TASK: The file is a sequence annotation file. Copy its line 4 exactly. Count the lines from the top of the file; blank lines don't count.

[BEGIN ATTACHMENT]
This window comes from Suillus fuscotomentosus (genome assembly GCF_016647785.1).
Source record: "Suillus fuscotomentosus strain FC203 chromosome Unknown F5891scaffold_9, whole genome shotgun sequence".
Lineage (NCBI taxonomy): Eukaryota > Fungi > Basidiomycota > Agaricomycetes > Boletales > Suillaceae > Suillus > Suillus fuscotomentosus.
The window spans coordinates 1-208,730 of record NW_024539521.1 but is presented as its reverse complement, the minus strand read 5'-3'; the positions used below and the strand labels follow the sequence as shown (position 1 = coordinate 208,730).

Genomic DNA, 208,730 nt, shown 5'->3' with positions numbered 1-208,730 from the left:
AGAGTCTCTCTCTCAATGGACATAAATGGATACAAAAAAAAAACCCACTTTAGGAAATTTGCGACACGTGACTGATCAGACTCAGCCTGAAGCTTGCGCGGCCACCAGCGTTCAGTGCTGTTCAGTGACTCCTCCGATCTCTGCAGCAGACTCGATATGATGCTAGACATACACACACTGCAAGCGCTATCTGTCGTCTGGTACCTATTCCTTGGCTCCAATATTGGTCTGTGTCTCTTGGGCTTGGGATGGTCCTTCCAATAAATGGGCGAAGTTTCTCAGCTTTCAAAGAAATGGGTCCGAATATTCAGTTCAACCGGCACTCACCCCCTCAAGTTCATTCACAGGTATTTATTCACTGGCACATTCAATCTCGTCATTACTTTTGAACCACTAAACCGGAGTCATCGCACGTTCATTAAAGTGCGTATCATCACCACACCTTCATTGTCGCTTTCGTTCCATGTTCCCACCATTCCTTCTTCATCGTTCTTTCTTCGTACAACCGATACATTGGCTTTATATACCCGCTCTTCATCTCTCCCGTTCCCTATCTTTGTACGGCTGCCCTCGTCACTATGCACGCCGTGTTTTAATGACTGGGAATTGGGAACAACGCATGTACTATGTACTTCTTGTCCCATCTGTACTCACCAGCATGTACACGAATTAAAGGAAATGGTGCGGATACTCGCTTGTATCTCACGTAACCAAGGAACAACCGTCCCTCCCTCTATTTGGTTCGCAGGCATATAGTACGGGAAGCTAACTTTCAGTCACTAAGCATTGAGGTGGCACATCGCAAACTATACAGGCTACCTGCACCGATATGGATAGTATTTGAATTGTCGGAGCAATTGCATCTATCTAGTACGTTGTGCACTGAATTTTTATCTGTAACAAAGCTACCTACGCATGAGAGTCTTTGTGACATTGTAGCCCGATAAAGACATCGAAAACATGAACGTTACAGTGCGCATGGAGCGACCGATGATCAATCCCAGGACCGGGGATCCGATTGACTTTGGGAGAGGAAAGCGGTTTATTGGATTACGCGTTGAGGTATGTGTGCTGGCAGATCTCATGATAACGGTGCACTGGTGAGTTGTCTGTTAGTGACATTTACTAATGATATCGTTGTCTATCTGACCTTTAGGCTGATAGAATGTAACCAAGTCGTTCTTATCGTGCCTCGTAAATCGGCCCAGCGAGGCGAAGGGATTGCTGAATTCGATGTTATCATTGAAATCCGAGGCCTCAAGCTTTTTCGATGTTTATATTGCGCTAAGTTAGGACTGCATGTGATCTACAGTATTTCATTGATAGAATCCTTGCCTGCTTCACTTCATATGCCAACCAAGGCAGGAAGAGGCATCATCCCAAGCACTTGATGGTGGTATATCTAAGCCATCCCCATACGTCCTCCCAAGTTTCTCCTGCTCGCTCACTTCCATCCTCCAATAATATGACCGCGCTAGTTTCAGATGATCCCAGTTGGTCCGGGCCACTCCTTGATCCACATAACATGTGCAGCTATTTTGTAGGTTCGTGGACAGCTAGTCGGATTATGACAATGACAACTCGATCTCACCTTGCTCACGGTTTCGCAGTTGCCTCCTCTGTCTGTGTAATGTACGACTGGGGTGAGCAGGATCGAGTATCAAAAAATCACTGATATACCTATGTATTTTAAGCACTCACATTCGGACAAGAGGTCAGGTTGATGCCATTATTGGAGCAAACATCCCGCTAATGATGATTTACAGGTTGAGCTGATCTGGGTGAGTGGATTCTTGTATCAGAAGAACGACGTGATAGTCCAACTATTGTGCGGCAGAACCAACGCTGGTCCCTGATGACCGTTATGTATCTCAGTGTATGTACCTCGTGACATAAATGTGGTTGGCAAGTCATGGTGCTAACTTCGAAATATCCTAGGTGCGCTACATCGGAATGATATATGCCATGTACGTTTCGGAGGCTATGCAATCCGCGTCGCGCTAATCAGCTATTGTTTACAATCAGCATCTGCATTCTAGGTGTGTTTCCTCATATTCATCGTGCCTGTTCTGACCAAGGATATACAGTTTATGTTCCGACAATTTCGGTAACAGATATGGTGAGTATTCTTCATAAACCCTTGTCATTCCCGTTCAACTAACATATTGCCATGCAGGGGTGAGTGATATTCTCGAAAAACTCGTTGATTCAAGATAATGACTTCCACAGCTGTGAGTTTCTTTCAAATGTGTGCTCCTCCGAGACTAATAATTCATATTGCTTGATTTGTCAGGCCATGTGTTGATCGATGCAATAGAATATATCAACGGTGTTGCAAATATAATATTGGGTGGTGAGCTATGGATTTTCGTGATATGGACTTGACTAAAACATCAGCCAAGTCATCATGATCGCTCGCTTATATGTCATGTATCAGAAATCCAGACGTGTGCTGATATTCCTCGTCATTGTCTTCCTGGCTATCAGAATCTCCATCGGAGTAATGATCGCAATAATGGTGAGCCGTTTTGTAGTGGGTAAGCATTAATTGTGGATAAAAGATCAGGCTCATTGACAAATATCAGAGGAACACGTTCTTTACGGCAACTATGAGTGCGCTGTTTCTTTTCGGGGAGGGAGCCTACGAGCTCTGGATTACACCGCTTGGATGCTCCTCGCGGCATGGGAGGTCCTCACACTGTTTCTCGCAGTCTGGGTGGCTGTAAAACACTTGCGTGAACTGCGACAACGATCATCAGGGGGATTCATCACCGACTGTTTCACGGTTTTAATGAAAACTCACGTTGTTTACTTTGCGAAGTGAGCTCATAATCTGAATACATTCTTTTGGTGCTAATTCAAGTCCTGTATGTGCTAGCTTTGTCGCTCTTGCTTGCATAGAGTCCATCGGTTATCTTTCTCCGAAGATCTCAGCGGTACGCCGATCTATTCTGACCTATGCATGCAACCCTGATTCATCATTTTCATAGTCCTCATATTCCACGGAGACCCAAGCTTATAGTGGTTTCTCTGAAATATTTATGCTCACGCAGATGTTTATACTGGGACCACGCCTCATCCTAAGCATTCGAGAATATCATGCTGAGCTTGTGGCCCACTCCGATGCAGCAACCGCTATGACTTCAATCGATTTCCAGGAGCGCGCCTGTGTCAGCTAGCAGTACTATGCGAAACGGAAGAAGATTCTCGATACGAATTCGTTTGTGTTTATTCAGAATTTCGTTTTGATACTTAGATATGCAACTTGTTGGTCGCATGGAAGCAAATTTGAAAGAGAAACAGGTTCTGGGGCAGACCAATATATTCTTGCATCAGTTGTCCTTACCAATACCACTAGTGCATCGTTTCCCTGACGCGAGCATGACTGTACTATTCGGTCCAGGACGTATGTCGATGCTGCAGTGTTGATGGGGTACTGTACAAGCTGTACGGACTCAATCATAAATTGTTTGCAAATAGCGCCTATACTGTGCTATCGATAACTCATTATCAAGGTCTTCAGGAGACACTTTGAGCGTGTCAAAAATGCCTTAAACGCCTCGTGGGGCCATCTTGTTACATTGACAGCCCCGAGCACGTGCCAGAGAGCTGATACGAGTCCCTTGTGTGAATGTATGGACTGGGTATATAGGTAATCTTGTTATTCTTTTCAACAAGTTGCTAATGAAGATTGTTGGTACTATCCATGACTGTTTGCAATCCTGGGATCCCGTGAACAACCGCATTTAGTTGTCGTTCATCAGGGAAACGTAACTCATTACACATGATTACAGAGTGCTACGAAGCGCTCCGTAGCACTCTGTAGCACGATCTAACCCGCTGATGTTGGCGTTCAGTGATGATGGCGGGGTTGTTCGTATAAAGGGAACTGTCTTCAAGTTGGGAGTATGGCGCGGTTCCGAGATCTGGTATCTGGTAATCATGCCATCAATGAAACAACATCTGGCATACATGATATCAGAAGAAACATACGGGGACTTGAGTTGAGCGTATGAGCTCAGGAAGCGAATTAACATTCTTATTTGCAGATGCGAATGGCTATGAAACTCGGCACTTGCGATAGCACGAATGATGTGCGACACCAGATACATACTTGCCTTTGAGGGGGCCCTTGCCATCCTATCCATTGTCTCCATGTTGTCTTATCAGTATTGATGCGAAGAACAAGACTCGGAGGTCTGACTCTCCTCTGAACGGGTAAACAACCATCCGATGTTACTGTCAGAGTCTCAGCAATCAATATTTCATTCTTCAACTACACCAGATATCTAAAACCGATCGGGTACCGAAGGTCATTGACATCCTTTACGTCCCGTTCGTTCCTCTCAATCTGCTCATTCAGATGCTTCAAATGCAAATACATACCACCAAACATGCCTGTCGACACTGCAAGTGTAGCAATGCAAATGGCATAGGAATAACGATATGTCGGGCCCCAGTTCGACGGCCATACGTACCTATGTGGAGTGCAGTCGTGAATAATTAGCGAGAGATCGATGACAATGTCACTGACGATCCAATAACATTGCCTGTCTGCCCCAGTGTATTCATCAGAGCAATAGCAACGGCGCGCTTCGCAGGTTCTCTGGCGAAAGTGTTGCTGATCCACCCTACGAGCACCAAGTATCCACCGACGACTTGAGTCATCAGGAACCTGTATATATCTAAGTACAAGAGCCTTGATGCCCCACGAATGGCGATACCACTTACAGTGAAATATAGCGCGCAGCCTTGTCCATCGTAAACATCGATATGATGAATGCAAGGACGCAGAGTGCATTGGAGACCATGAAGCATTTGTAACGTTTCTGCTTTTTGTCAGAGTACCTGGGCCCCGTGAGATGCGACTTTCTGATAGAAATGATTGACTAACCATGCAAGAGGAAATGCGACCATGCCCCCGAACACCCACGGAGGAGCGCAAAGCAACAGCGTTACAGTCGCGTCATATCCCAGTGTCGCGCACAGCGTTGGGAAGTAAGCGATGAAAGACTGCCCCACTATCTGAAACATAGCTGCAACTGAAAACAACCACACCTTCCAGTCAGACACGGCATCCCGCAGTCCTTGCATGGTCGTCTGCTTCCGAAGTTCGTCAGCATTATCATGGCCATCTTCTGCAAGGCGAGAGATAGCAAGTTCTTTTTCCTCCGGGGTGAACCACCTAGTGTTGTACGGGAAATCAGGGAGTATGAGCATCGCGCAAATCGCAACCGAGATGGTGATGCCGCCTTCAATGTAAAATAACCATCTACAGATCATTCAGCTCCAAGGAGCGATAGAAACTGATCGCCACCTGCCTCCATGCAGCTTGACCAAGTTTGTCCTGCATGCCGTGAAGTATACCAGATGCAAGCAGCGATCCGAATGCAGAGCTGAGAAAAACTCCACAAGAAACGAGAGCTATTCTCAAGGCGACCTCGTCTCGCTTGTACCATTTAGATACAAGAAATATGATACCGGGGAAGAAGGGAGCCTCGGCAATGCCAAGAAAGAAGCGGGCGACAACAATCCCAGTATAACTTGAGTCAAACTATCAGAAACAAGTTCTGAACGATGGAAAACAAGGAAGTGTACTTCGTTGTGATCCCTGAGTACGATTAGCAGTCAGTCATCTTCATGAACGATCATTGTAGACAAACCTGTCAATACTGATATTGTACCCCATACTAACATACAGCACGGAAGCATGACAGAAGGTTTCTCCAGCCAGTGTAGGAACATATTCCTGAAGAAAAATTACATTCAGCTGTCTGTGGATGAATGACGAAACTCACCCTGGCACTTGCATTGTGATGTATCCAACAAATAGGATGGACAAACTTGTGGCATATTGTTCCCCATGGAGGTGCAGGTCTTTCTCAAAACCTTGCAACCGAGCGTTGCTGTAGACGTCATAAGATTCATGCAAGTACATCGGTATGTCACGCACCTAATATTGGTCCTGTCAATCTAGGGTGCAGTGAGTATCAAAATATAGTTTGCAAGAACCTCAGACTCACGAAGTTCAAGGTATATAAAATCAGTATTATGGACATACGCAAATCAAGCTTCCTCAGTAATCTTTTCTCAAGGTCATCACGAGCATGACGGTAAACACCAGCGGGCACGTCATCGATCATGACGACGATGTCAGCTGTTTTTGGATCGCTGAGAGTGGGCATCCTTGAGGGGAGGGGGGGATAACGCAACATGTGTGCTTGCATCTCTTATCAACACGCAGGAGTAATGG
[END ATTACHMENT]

The window spans coordinates 1-208,730 of record NW_024539521.1 but is presented as its reverse complement, the minus strand read 5'-3'; the positions used below and the strand labels follow the sequence as shown (position 1 = coordinate 208,730).